First images released from James Webb Space Telescope’s largest general observer program
Mosaic images from the COSMOS-Web program offer a treasure trove of early galaxies
The first images from the largest program in the James Webb Space Telescope’s first year show many types of galaxies, including dazzling examples of spiral galaxies, gravitational lensing, and evidence of galaxy mergers. Scientists from the COSMOS-Web program released mosaic images taken in early January by JWST’s Near-Infrared Camera (NIRCam) and Mid-Infrared Instrument (MIRI).
COSMOS-Web aims to map the earliest structures of the universe and will create a wide and deep survey of up to 1 million galaxies. Over the course of 255 hours of observing time, COSMOS-Web will map 0.6 square degrees of the sky with NIRCam, roughly the size of three full moons, and 0.2 square degrees with MIRI.
“It’s incredibly exciting to get the first data from the telescope for COSMOS-Web,” said principal investigator Jeyhan Kartaltepe, an associate professor at Rochester Institute of Technology’s School of Physics and Astronomy. “Everything worked beautifully and the data are even better than we expected. We’ve been working really hard to produce science quality images to use for our analysis and this is just a drop in the bucket of what’s to come.”
Kartaltepe is co-leading COSMOS-Web with principal investigator Caitlin Casey, an associate professor at The University of Texas at Austin. The international team includes nearly 100 astronomers from all over the world.
“This first snapshot of COSMOS-Web contains about 25,000 galaxies—an astonishing number larger than even what sits in the Hubble Ultra Deep Field,” said Casey. “It’s one of the largest JWST images taken so far. And yet it’s just 4 percent of the data we will get for the full survey. When it is finished, this deep field will be astoundingly large and overwhelmingly beautiful.”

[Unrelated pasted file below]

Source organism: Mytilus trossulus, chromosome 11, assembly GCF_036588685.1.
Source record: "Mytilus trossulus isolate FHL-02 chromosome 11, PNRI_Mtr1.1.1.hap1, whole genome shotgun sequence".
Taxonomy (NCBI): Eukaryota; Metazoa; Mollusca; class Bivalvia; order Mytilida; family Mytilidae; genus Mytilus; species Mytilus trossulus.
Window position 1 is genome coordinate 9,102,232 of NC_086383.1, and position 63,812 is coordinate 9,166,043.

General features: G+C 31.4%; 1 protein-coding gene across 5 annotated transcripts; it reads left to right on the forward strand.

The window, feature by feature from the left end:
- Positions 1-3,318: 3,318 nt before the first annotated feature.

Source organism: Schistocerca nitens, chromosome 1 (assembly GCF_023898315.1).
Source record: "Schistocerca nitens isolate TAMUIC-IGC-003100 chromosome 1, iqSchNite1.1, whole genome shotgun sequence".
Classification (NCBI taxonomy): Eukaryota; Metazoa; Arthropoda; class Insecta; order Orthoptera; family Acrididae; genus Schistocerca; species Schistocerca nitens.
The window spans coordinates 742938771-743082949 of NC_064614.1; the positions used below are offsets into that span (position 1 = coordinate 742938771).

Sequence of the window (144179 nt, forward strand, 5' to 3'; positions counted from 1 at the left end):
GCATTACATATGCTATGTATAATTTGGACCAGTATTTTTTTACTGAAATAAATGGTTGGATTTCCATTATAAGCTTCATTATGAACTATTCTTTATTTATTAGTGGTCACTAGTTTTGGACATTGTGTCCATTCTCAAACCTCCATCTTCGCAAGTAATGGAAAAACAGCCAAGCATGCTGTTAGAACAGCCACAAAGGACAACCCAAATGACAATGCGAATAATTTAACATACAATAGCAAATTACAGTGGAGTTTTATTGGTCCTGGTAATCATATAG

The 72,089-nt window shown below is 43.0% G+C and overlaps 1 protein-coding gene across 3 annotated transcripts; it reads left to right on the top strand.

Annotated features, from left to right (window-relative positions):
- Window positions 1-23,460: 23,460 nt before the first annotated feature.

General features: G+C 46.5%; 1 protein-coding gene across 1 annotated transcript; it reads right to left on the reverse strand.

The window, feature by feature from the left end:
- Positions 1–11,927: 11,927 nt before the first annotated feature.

COSMOS-Web has three primary science goals: furthering our understanding of the Reionization Era, roughly 200,000 to 1 billion years after the Big Bang; identifying and characterizing early massive galaxies in the first 2 billion years; and studying how dark matter has evolved with the stellar content of galaxies. COSMOS-Web is the widest area JWST will observe in its first year, enabling the study of galaxies across a wide range of local environments. The images taken so far show incredible detail when compared with those taken previously by other observatories such as the Hubble Space Telescope and Spitzer Space Telescope.
The mosaics were created from six pointings of the telescope taken January 5-6. The telescope will take 77 pointings, roughly half the field, in April and May, and the remaining 69 pointings are scheduled to take place in December 2023 and January 2024.
“JWST has delivered such stunning images of this region that sources are literally popping out in every small patch of the observed sky,” said Santosh Harish, a postdoctoral research associate at RIT. “What were thought to be compact objects based on the best images we had so far, the JWST observations are now able to resolve these objects into multiple components, and in some cases even reveal the complex morphology of these extragalactic sources. With these first observations, we have just barely scratched the surface of what is to come with the completion of this program, next year.”
An overview of COSMOS-Web’s survey design, implementation, and outlook is available on ArXiv. For more information, including downloadable high-resolution images taken for the COSMOS-Web program, go to the COSMOS website.